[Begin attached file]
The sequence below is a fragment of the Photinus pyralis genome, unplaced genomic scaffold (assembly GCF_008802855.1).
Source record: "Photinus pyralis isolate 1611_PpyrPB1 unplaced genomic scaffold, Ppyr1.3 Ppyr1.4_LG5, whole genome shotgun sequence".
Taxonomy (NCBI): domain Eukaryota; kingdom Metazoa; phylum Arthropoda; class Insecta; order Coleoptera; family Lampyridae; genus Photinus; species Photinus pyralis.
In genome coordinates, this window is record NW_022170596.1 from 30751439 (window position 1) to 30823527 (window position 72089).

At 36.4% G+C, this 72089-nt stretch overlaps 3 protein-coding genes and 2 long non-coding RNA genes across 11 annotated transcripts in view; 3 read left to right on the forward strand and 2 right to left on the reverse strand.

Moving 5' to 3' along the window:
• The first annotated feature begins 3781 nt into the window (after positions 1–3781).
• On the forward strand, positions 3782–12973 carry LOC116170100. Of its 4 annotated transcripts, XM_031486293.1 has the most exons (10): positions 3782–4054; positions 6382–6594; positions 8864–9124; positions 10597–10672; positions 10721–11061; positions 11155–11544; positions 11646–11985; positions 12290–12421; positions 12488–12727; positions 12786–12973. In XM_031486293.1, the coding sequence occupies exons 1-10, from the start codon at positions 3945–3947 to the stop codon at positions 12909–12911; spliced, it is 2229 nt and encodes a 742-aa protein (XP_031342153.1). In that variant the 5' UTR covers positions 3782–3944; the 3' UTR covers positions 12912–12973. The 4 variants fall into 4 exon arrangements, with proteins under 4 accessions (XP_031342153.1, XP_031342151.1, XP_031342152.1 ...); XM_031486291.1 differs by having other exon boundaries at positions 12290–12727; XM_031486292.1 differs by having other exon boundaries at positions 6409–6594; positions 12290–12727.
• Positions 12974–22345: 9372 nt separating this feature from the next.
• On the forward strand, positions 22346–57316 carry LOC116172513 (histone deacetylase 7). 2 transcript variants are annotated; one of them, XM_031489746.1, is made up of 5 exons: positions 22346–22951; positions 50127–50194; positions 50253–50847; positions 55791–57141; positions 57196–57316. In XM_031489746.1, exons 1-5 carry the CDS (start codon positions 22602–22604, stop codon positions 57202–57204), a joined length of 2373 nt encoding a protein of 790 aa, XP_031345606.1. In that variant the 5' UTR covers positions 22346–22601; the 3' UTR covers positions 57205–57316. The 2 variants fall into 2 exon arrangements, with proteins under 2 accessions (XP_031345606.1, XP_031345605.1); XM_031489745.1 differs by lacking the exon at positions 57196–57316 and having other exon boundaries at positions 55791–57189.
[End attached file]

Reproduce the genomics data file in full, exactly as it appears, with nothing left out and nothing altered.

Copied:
The sequence below is a fragment of the Photinus pyralis genome, unplaced genomic scaffold (assembly GCF_008802855.1).
Source record: "Photinus pyralis isolate 1611_PpyrPB1 unplaced genomic scaffold, Ppyr1.3 Ppyr1.4_LG5, whole genome shotgun sequence".
Taxonomy (NCBI): domain Eukaryota; kingdom Metazoa; phylum Arthropoda; class Insecta; order Coleoptera; family Lampyridae; genus Photinus; species Photinus pyralis.
In genome coordinates, this window is record NW_022170596.1 from 30751439 (window position 1) to 30823527 (window position 72089).

At 36.4% G+C, this 72089-nt stretch overlaps 3 protein-coding genes and 2 long non-coding RNA genes across 11 annotated transcripts in view; 3 read left to right on the forward strand and 2 right to left on the reverse strand.

Moving 5' to 3' along the window:
• The first annotated feature begins 3781 nt into the window (after positions 1–3781).
• On the forward strand, positions 3782–12973 carry LOC116170100. Of its 4 annotated transcripts, XM_031486293.1 has the most exons (10): positions 3782–4054; positions 6382–6594; positions 8864–9124; positions 10597–10672; positions 10721–11061; positions 11155–11544; positions 11646–11985; positions 12290–12421; positions 12488–12727; positions 12786–12973. In XM_031486293.1, the coding sequence occupies exons 1-10, from the start codon at positions 3945–3947 to the stop codon at positions 12909–12911; spliced, it is 2229 nt and encodes a 742-aa protein (XP_031342153.1). In that variant the 5' UTR covers positions 3782–3944; the 3' UTR covers positions 12912–12973. The 4 variants fall into 4 exon arrangements, with proteins under 4 accessions (XP_031342153.1, XP_031342151.1, XP_031342152.1 ...); XM_031486291.1 differs by having other exon boundaries at positions 12290–12727; XM_031486292.1 differs by having other exon boundaries at positions 6409–6594; positions 12290–12727.
• Positions 12974–22345: 9372 nt separating this feature from the next.
• On the forward strand, positions 22346–57316 carry LOC116172513 (histone deacetylase 7). 2 transcript variants are annotated; one of them, XM_031489746.1, is made up of 5 exons: positions 22346–22951; positions 50127–50194; positions 50253–50847; positions 55791–57141; positions 57196–57316. In XM_031489746.1, exons 1-5 carry the CDS (start codon positions 22602–22604, stop codon positions 57202–57204), a joined length of 2373 nt encoding a protein of 790 aa, XP_031345606.1. In that variant the 5' UTR covers positions 22346–22601; the 3' UTR covers positions 57205–57316. The 2 variants fall into 2 exon arrangements, with proteins under 2 accessions (XP_031345606.1, XP_031345605.1); XM_031489745.1 differs by lacking the exon at positions 57196–57316 and having other exon boundaries at positions 55791–57189.